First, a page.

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In July 2011, The Mayor of London presented Shubbak, the city's first ever celebration of contemporary Arab art and culture. Shubbak (Arabic for 'window') showcased over 70 events the city, including visual arts, film, music, theatre, dance, literature, architecture, lectures and discussion. The Palestine Regenration Team took part in a series of architectural events including talks and exhibitions taking place at the RIBA as part of the festival.

The photographs shown here have been taken by the Palestinian Regeneration Team [Murray Fraser, Nasser Golzari and Yara Sharif] in the West Bank and Gaza Strip. Realising that the limitation with most western analysis is its fixation with the negative aspects of the Israeli/Palestinian conflict, the team aims instead to find constructive ways to implement architecture and urban design. By focussing on existing everyday patterns of life in Palestine, often under situations of extreme duress, possibilities arise for spaces in which new and creative practices can occur.

The photographs show a community divided by Israeli policy but nonetheless trying to inhabit their historic centres and new settlements as normally as possible. Along the ancient streets of towns like Birzeit or Hajja, old people and children sit under shade, or sell food and other goods in an ad-hoc manner, and men group together to chat about the latest stories. In the Gaza Strip, the extreme poverty and lack of resources gives everything a makeshift feel, and yet children in Gaza City still invent ways to play in the ruins that exist, or to relax with each other on the beachfront.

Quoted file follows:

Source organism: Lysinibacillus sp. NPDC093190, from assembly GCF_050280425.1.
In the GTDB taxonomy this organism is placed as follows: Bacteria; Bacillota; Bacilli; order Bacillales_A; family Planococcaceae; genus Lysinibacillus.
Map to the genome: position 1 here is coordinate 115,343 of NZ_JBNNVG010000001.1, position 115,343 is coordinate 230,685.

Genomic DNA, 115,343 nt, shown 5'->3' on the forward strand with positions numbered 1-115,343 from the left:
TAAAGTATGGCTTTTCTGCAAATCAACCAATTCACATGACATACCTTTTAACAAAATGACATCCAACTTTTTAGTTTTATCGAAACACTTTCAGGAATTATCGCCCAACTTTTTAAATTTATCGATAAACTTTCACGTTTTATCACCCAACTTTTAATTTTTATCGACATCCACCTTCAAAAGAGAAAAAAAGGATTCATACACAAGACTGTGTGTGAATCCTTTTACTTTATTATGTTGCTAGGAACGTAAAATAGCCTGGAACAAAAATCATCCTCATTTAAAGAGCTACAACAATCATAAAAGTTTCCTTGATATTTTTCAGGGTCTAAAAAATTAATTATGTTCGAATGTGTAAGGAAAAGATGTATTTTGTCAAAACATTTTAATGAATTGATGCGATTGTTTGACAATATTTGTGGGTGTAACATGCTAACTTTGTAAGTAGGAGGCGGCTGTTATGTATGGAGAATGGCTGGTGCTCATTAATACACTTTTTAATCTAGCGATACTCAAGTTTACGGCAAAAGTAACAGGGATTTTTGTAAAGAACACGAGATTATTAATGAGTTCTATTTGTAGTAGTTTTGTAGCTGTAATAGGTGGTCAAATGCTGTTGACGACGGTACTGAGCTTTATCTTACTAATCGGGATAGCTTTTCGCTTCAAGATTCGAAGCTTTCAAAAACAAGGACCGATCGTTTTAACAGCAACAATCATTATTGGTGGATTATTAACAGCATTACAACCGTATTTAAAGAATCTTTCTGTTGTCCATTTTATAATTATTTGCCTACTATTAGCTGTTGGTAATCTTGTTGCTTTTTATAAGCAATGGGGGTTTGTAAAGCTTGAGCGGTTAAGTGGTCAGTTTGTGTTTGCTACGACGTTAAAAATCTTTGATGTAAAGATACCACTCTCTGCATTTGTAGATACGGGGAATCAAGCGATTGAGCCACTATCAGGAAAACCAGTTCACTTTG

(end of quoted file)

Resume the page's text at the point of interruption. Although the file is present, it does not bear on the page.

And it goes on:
The Palestinian Regeneration Team are involved in projects with local communities and NGOs in the West Bank and Gaza Strip, working on self-build housing strategies, urban master-plans and prototype ‘green’ dwellings which use less energy by adapting traditional cooling methods. Team members also teach in the architectural schools at the UCL Bartlett and University of Westminster. Out of a current ‘live’ project for Westminster students on the MA Architecture, Cultural Identity and Globalisation, a memorable scheme by Clare-Ann Hamel Smith proposes a series of ‘narrative screens’ woven by the women of Jaba to shield house rooftops from ever-present military surveillance.


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